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How to turn your 20 days annual leave into 52 days of holidays in 2020 edition

Updated: Jun 4

Maldives Island Resort
Kicking back in the Maldives

As a financial planner for the last 20 years, planning is now well and truly part of my DNA.

And between you and me, once you know the core fundamentals about money planning; working with numbers, projections, legislations and financial product features all day can at times get a bit dry and dull.

So given that today is a Friday, I’m in Cairns and the weekend is just ahead, I thought I’d take a break from the daily grind (while still firmly in my roll of planning) and research the following juicy question.

How to take more time off and still be paid for it?

What I discovered is that with a bit of planning, getting your holiday requests in early (before other staff) and a flexible boss. You can easily extend your 20 days annual leave all the way out to 52 days a year, or a 260% increase in leisure time.

The following maximising you leave and holidays is based on for Queensland Australia public holidays. If you are in another state please check your relevant state holidays there as they may differ slightly i.e. different Labour Day, Queens Birthday, Show Day dates.

Note. For completeness calculations begin from 1st Jan 2020 which is a Tuesday however if you drew on annual leave on the 31st December the first holiday would extend an additional 3 days for a total of 9 instead of 6.

Additional note. If you also took Friday the 27th December off (leave without pay) this could extend the Christmas break length of holidays from 6 days to 9 days (inclusive of weekends, two days annual leave and a day leave without pay).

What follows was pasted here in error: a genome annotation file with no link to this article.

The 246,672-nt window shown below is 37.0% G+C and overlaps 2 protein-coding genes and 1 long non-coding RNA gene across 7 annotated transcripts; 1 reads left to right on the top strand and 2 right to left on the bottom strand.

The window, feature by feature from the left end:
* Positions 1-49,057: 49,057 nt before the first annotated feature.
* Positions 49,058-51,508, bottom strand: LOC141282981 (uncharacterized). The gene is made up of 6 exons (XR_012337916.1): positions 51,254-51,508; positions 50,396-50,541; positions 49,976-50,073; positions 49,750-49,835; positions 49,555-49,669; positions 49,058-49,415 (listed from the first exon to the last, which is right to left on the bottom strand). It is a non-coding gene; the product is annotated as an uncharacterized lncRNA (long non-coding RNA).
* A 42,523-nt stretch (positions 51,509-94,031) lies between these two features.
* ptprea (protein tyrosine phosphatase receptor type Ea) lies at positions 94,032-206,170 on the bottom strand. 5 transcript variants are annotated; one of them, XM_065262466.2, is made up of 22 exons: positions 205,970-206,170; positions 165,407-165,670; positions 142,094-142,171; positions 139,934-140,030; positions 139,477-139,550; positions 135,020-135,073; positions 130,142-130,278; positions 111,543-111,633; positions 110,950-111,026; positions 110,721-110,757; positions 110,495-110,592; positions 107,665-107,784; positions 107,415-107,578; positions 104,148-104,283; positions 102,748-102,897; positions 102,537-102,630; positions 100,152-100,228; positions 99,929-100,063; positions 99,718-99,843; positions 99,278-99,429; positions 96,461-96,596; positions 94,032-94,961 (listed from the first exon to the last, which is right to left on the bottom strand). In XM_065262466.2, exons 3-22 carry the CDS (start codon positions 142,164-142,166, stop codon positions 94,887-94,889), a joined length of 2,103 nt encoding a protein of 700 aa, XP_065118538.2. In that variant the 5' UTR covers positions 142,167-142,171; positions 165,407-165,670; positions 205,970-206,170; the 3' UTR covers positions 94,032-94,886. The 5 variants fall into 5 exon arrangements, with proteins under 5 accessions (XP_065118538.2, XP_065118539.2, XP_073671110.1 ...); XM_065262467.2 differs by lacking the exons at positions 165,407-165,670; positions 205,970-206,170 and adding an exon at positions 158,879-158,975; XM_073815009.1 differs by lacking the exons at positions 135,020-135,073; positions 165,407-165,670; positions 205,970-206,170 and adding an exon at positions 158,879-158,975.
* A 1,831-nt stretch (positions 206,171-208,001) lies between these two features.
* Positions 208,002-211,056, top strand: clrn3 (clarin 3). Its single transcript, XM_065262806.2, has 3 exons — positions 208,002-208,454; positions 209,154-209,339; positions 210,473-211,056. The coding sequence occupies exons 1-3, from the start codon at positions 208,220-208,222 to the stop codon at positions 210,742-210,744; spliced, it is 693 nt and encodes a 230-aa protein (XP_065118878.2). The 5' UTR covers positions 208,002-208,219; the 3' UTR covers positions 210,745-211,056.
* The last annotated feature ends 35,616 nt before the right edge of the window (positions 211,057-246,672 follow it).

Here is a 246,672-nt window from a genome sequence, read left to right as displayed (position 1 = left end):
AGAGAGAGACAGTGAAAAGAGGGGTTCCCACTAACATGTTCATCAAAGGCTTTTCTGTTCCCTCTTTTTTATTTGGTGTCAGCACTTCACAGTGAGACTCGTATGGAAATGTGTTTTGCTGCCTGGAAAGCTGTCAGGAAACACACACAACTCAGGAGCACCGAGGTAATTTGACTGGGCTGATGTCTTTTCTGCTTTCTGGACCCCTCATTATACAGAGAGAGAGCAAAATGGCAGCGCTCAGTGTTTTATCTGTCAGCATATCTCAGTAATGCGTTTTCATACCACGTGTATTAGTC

So let’s begin! 


Tuesday 1st January is Public Holiday (New Year Day)

Wednesday 2nd January. Annual Leave

Thursday 3rd January. Annual Leave

Friday 4th January. Annual Leave

Saturday 5th January. Weekend

Sunday 6th January. Weekend

1st Break total 6 days. Drawing down 3 days annual leave.

Saturday 26th January. Weekend

Sunday 27th January. Weekend

Monday 28th January. Public Holiday (Australia Day)

2nd Break. Total 3 days. Drawing down 0 days annual leave.


Saturday 13th April. Weekend

Sunday 14th April. Weekend

Monday 15th April. Annual Leave

Tuesday 16th April. Annual Leave

Wednesday 17th April. Annual Leave

Thursday 18th April. Annual Leave

Friday 19th April. Public Holiday (Good Friday)

Saturday 20th April. Weekend

Sunday 21st April. Weekend

Monday 22nd April, Public Holiday (Easter Monday)

Tuesday 23rd April. Annual Leave

Wednesday 24th April. Annual Leave

Thursday 25th April. Public Holiday. (ANZAC Day)

Friday 26th April. Annual Leave

Saturday 27th April. Weekend

Sunday 28th April. Weekend

3rd Break. Total 16 days. Drawing down 7 days annual leave.


Saturday 4th May. Weekend

Sunday 5th May. Weekend

Monday 6th May. Public Holiday (Labour Day)

Tuesday 7th May. Annual Leave

Wednesday 8th May. Annual Leave

Thursday 9th May. Annual Leave

Friday 10th May. Annual Leave

Saturday 20th April. Weekend

Sunday 21st April. Weekend

4th Break. Total 9 days. Drawing down 4 days annual leave.


Saturday 10th August. Weekend

Sunday 11th August. Weekend

Monday 12th August. Annual Leave

Tuesday 13th August. Annual Leave

Wednesday 14th August. Public Holiday (Queensland Royal Show day)

Thursday 15th August. Annual Leave

Friday 16th August. Annual Leave

Saturday 17th August. Weekend

Sunday 22nd August. Weekend

5th Break. Total 9 days. Drawing down 4 days annual leave.


Saturday 6th October. Weekend

Sunday 7th October. Weekend

Monday 8th October. Public Holiday (Queens Birthday)

6th Break. Total 3 days. Drawing down 0 days annual leave.


Saturday 21st December. Weekend

Sunday 22rd December. Weekend

Monday 23rd December. Annual Leave

Tuesday 24th December. Annual Leave

Wednesday 25th December. Public Holiday (Christmas Day)

Thursday 26th December. Public Holiday (Boxing Day)

7th Break. Total 6 days. Drawing down 2 days annual leave.

Total leave taken 20 days. Total holiday length (including weekends) 52 days.

The only things you have to decide now is what you’re going to do now with your extra holiday time.

This post was written by Me, as such they are my personal views and not financial or general advice.

You should always seek independent financial advice when it comes to choices about your personal finances. This is one area of your life where it’s worth paying for it to be done right.

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